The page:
JL and AL independently evaluated the quality and risk of bias of the studies using the Medical Education Research Study Quality Instrument (MERSQI) and the Oxford Risk of Bias Scale, respectively. MERSQI scores range from 0 to 18 based on study design (0–3), sampling (0–3), type of data (0–3), validity evidence (0–3), data analysis (0–3), and outcome reporting (0–3) [21]. The Oxford scale, also known as the Jadad scale, is the most frequently used metric for risk of bias in the medical literature and provides scores from 0 to 5 based on randomization (0–2), blinding (0–2), and attrition (0–1) [22]. Disagreements were resolved by the senior authors.
Logic models are designed to visually map the relationship between interventions and their short-, intermediate-, and long-term outcomes [12, 13]. A logic model was developed by synthesizing the findings of the included studies using content analysis. Categories of interview methods were created to classify interview content and planning for the logic model. Next, methodologies of included studies were reviewed, approaches to developing interview processes were extracted, and activities necessary to conduct interviews were incorporated into the model. Results were listed and divided into targeted short-term outputs for individuals and long-term outcomes for systems based on the principles of logic model development for systematic reviews [13].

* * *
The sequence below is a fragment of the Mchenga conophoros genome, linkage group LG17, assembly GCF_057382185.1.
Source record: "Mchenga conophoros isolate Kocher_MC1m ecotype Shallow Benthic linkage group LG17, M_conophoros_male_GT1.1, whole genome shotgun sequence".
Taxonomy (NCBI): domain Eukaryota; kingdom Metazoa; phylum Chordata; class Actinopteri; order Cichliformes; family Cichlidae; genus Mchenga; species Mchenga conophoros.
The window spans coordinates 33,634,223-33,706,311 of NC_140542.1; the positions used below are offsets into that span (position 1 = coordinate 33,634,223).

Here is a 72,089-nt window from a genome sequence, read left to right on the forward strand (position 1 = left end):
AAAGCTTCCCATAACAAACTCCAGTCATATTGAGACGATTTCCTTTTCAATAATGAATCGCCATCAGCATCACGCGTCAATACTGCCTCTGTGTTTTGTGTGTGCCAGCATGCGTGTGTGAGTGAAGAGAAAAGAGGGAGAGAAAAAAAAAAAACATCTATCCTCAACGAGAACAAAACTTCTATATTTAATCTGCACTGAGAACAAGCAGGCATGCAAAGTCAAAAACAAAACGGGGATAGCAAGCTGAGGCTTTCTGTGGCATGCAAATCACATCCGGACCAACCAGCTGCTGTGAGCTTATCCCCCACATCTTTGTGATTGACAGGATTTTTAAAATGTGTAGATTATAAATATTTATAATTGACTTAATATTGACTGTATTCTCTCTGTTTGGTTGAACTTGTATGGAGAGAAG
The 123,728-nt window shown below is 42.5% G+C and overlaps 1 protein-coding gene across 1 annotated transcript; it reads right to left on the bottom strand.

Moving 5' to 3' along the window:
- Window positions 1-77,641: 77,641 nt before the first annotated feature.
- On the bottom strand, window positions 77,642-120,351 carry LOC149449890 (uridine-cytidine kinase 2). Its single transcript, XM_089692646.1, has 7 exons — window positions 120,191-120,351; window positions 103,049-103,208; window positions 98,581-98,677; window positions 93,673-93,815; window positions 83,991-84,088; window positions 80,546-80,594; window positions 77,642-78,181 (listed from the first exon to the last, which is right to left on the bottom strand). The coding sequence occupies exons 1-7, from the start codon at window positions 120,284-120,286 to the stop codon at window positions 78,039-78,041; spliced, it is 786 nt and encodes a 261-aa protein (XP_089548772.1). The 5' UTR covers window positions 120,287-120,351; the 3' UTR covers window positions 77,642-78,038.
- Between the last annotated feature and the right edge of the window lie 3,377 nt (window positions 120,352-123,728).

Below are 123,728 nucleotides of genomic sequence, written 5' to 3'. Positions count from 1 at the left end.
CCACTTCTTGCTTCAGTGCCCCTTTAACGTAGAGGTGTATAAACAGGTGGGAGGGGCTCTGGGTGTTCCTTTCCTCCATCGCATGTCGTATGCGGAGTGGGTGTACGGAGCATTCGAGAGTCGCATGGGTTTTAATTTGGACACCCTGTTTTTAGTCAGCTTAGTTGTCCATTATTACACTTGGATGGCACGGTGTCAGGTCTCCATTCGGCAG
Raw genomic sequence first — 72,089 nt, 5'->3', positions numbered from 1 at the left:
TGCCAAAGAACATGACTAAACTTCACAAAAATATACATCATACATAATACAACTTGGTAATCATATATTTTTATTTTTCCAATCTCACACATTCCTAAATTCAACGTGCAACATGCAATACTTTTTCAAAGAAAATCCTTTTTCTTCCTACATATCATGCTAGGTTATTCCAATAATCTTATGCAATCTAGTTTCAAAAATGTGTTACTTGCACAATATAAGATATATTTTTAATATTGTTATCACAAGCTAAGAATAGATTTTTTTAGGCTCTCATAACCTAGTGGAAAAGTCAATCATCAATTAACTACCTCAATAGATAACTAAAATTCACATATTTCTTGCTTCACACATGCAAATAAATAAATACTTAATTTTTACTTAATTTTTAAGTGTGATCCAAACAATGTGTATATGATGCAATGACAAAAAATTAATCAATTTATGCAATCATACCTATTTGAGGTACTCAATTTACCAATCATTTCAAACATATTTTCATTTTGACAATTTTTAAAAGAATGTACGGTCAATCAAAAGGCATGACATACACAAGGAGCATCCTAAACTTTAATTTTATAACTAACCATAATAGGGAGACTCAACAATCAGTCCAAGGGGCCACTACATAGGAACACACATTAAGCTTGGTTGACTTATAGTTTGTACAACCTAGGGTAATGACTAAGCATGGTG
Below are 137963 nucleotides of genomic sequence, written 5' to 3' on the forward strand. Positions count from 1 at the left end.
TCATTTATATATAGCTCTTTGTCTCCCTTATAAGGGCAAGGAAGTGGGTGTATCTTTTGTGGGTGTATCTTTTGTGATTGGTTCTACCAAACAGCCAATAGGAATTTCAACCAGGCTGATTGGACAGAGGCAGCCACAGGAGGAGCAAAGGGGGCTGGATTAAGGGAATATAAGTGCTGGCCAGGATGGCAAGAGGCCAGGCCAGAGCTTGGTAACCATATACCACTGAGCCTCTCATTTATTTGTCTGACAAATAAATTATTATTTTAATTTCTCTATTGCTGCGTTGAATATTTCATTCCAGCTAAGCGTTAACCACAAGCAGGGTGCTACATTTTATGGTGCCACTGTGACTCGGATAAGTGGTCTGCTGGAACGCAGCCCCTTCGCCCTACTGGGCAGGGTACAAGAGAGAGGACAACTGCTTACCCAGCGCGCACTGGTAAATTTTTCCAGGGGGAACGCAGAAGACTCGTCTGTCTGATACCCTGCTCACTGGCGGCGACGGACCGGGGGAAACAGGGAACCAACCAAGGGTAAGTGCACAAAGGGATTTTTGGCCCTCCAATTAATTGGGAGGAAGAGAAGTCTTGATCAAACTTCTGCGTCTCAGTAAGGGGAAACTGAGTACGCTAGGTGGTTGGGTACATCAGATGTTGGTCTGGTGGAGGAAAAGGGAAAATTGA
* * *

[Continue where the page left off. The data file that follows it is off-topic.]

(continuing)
Results

After removing duplicates, 1793 potential studies were identified (Fig. 1). After screening titles and abstracts, the full texts for 109 studies were comprehensively reviewed. In total, 96 were excluded due to incompatible study design (60), incompatible study population (24), and incorrect intervention (12). Forward reference searching was performed but did not identify any eligible studies for systematic review. This strategy yielded thirteen studies included in the review [9, 2333].

Included studies

Interventions and study populations varied between studies (ESM 2). Nine (69%) studies examined the MMI [24, 25, 2729, 3133], and nine (69%) used a comparative observational study design [9, 23, 25, 2730, 32, 33]. Eleven (85%) studies were conducted in high-income countries [9, 2331], and ten (77%) were based at public medical schools [9, 2325, 27, 28, 30, 32, 33].